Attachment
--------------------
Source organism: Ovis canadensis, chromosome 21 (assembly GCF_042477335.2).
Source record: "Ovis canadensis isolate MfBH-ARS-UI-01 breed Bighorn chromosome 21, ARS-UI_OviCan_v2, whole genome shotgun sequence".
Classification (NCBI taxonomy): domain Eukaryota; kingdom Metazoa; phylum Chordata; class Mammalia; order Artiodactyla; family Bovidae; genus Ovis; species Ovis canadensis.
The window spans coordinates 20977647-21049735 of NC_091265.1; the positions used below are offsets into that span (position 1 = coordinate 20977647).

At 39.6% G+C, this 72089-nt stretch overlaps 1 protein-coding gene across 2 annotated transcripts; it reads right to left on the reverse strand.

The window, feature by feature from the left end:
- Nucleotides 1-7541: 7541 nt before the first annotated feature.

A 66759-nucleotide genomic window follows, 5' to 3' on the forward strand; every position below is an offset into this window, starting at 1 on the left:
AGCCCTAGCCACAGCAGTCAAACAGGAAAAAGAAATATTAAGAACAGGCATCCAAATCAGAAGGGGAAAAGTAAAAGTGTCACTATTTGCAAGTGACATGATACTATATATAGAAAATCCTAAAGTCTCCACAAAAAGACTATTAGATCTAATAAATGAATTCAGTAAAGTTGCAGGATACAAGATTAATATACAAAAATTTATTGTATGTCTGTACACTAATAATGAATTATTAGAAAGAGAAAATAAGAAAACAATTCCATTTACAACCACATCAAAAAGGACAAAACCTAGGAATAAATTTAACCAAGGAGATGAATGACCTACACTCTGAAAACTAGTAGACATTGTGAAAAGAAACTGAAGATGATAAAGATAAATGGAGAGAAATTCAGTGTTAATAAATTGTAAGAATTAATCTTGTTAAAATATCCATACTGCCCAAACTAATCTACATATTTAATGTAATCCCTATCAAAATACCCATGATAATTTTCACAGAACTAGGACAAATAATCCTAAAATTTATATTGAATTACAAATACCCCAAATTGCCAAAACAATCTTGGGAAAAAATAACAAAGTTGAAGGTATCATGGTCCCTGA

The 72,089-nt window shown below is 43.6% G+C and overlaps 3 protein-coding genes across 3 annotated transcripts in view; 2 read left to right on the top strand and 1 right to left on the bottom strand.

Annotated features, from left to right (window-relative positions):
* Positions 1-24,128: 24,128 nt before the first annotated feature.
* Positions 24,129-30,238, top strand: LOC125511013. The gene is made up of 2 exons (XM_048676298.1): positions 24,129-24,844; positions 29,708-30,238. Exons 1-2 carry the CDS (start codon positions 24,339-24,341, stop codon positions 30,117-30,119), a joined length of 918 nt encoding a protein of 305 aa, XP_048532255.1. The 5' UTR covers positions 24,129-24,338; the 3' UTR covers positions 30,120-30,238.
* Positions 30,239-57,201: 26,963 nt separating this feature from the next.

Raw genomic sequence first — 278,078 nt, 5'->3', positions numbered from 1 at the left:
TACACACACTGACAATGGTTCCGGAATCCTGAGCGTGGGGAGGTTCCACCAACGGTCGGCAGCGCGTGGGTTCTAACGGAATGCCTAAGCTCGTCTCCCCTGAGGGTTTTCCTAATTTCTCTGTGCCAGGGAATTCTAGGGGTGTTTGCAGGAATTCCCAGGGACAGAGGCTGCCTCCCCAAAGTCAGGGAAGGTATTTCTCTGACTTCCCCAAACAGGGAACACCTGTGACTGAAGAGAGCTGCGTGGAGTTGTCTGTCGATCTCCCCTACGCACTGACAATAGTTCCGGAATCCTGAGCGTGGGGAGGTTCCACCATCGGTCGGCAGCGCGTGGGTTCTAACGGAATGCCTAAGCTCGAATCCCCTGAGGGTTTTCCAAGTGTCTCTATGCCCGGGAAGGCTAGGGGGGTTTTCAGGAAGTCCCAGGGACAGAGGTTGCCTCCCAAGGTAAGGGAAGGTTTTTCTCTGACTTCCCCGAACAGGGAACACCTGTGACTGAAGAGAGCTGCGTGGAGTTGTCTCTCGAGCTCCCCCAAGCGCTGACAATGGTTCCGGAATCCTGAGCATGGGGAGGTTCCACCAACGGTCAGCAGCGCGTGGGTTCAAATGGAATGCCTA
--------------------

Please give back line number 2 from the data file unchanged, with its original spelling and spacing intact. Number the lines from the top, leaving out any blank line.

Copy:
Source record: "Ovis canadensis isolate MfBH-ARS-UI-01 breed Bighorn chromosome 21, ARS-UI_OviCan_v2, whole genome shotgun sequence".